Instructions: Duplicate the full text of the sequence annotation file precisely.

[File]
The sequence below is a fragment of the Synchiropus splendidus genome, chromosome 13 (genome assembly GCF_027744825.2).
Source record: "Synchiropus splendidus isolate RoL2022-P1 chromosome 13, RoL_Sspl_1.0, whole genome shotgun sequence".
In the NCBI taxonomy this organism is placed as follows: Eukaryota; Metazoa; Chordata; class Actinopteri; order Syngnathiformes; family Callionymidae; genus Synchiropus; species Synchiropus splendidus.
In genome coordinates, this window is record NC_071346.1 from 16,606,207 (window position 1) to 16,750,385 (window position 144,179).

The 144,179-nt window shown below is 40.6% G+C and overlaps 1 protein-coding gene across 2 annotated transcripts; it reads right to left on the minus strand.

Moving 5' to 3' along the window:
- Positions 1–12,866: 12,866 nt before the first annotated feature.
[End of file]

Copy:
The sequence below is a fragment of the Synchiropus splendidus genome, chromosome 13 (genome assembly GCF_027744825.2).
Source record: "Synchiropus splendidus isolate RoL2022-P1 chromosome 13, RoL_Sspl_1.0, whole genome shotgun sequence".
In the NCBI taxonomy this organism is placed as follows: Eukaryota; Metazoa; Chordata; class Actinopteri; order Syngnathiformes; family Callionymidae; genus Synchiropus; species Synchiropus splendidus.
In genome coordinates, this window is record NC_071346.1 from 16,606,207 (window position 1) to 16,750,385 (window position 144,179).

The 144,179-nt window shown below is 40.6% G+C and overlaps 1 protein-coding gene across 2 annotated transcripts; it reads right to left on the minus strand.

Moving 5' to 3' along the window:
- Positions 1–12,866: 12,866 nt before the first annotated feature.